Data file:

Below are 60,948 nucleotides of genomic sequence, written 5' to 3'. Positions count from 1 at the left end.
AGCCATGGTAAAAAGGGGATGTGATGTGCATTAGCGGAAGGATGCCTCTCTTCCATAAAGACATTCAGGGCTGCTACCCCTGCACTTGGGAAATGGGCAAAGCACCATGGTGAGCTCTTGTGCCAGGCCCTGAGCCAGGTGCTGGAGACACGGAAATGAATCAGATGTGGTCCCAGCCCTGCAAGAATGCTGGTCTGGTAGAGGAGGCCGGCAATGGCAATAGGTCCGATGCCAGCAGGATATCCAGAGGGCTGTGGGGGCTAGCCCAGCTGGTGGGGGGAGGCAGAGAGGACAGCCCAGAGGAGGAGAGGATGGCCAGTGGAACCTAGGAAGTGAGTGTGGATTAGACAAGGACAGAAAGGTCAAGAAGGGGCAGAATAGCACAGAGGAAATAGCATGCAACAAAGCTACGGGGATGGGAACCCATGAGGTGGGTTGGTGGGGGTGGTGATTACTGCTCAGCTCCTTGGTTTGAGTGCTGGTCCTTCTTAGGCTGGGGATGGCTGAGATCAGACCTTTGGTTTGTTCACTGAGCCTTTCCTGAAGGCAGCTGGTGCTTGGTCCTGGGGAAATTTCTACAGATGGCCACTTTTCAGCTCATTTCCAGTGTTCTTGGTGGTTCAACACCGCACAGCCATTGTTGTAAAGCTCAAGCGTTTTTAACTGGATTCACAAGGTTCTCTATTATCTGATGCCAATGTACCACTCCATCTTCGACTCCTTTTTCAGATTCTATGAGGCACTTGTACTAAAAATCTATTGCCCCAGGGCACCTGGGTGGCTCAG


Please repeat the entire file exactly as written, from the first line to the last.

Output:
Below are 60,948 nucleotides of genomic sequence, written 5' to 3'. Positions count from 1 at the left end.
AGCCATGGTAAAAAGGGGATGTGATGTGCATTAGCGGAAGGATGCCTCTCTTCCATAAAGACATTCAGGGCTGCTACCCCTGCACTTGGGAAATGGGCAAAGCACCATGGTGAGCTCTTGTGCCAGGCCCTGAGCCAGGTGCTGGAGACACGGAAATGAATCAGATGTGGTCCCAGCCCTGCAAGAATGCTGGTCTGGTAGAGGAGGCCGGCAATGGCAATAGGTCCGATGCCAGCAGGATATCCAGAGGGCTGTGGGGGCTAGCCCAGCTGGTGGGGGGAGGCAGAGAGGACAGCCCAGAGGAGGAGAGGATGGCCAGTGGAACCTAGGAAGTGAGTGTGGATTAGACAAGGACAGAAAGGTCAAGAAGGGGCAGAATAGCACAGAGGAAATAGCATGCAACAAAGCTACGGGGATGGGAACCCATGAGGTGGGTTGGTGGGGGTGGTGATTACTGCTCAGCTCCTTGGTTTGAGTGCTGGTCCTTCTTAGGCTGGGGATGGCTGAGATCAGACCTTTGGTTTGTTCACTGAGCCTTTCCTGAAGGCAGCTGGTGCTTGGTCCTGGGGAAATTTCTACAGATGGCCACTTTTCAGCTCATTTCCAGTGTTCTTGGTGGTTCAACACCGCACAGCCATTGTTGTAAAGCTCAAGCGTTTTTAACTGGATTCACAAGGTTCTCTATTATCTGATGCCAATGTACCACTCCATCTTCGACTCCTTTTTCAGATTCTATGAGGCACTTGTACTAAAAATCTATTGCCCCAGGGCACCTGGGTGGCTCAG